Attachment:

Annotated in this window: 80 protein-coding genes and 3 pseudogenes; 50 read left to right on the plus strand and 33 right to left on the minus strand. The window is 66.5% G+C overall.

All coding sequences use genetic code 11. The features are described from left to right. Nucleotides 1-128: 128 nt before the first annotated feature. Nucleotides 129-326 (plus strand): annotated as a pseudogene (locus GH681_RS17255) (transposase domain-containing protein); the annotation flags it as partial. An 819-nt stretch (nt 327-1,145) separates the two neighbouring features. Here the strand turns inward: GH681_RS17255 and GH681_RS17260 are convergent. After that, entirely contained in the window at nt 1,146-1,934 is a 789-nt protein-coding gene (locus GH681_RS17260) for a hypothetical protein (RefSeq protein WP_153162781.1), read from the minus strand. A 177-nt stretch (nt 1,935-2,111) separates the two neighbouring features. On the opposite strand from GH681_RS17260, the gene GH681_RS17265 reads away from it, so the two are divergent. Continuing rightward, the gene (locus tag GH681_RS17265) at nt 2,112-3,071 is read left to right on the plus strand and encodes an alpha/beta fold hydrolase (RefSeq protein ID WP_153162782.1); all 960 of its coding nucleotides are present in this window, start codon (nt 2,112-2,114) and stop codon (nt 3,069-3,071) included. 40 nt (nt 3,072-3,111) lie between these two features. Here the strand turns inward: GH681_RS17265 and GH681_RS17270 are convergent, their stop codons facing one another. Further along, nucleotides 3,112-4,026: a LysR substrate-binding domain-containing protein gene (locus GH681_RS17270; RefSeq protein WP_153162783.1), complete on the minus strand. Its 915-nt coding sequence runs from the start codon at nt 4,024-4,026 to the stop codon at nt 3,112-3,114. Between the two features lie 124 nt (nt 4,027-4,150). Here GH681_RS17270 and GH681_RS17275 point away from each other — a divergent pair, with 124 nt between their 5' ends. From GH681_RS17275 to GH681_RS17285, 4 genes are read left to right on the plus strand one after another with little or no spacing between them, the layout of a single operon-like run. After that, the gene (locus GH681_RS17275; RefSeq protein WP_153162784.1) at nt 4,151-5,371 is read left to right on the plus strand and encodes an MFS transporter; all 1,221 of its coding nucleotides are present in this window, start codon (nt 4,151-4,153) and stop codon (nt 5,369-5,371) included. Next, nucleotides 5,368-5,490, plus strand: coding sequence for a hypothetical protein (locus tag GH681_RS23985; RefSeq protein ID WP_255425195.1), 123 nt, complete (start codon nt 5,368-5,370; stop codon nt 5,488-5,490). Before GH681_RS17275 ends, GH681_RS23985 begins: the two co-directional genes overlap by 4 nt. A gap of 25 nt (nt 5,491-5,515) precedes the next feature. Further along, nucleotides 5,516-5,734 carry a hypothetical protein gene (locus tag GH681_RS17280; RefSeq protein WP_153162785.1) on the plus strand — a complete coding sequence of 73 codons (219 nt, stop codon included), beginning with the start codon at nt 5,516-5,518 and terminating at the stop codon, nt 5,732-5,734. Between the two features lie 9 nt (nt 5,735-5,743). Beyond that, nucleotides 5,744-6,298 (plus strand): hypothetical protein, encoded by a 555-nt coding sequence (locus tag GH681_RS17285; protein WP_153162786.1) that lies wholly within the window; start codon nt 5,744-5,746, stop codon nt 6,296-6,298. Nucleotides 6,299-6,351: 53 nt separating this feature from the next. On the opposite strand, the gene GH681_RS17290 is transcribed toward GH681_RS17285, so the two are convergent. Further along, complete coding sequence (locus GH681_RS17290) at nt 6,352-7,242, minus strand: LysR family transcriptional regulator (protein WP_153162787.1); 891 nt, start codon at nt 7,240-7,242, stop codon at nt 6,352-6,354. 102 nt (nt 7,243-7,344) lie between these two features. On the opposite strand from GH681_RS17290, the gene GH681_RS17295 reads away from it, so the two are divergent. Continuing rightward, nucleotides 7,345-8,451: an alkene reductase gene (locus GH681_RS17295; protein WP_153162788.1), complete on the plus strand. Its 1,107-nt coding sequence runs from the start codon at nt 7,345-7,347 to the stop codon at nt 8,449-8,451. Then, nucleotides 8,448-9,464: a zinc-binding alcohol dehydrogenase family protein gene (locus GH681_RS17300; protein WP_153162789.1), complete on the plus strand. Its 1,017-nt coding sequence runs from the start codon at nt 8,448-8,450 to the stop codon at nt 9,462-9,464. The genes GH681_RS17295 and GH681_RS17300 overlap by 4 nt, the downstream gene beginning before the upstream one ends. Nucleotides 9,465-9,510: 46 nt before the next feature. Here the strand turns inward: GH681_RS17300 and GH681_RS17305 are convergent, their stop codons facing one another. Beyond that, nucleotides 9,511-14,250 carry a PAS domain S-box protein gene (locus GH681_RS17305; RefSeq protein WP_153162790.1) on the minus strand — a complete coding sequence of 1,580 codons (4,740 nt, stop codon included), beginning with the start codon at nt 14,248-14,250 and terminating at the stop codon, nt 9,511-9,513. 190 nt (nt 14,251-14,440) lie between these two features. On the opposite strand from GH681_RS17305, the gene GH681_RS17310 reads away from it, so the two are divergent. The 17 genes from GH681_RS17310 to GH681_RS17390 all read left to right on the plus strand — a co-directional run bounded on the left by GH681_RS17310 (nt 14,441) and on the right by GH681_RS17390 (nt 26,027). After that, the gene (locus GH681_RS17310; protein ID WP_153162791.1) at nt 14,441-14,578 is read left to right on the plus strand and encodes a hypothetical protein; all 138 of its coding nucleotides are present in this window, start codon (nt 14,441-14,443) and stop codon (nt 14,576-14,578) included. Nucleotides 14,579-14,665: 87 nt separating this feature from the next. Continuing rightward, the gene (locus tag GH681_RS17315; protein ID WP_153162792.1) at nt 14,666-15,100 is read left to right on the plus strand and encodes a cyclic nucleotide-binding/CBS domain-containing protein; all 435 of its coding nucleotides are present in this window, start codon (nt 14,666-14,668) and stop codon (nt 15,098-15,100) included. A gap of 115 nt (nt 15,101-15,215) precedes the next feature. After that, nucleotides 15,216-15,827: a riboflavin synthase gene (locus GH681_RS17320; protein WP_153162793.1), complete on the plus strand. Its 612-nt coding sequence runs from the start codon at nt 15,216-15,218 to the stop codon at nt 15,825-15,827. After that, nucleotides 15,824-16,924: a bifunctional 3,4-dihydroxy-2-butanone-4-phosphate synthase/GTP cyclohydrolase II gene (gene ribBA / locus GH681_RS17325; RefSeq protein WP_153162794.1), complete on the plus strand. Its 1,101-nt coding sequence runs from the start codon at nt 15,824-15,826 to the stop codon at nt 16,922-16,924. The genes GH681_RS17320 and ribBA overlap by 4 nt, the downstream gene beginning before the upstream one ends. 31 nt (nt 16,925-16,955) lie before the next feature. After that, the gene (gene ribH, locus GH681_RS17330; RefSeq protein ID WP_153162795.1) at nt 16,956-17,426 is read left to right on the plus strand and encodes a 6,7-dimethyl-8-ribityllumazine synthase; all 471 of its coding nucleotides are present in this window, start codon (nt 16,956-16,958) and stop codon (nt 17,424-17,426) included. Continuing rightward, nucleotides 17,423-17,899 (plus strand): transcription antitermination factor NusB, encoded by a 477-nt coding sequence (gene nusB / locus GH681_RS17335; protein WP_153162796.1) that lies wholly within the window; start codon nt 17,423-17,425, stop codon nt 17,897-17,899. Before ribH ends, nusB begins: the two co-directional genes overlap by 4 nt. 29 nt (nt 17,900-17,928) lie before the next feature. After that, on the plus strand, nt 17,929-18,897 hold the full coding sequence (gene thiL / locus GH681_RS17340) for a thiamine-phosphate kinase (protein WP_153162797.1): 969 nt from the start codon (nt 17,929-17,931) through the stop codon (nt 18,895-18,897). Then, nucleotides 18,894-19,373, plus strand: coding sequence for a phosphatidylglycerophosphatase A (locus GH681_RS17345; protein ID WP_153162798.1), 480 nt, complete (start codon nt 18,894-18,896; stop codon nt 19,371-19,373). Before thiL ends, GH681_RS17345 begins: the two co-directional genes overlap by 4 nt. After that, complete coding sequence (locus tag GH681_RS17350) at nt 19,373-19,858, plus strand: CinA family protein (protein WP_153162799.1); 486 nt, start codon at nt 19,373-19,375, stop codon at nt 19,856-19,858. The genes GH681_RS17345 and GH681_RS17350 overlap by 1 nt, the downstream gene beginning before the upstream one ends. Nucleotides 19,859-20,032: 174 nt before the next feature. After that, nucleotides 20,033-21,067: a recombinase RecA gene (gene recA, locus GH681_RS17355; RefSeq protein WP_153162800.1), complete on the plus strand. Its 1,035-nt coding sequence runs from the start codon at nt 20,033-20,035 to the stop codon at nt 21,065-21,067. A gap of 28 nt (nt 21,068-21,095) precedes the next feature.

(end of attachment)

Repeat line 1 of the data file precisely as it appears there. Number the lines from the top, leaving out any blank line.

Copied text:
Annotated in this window: 80 protein-coding genes and 3 pseudogenes; 50 read left to right on the plus strand and 33 right to left on the minus strand. The window is 66.5% G+C overall.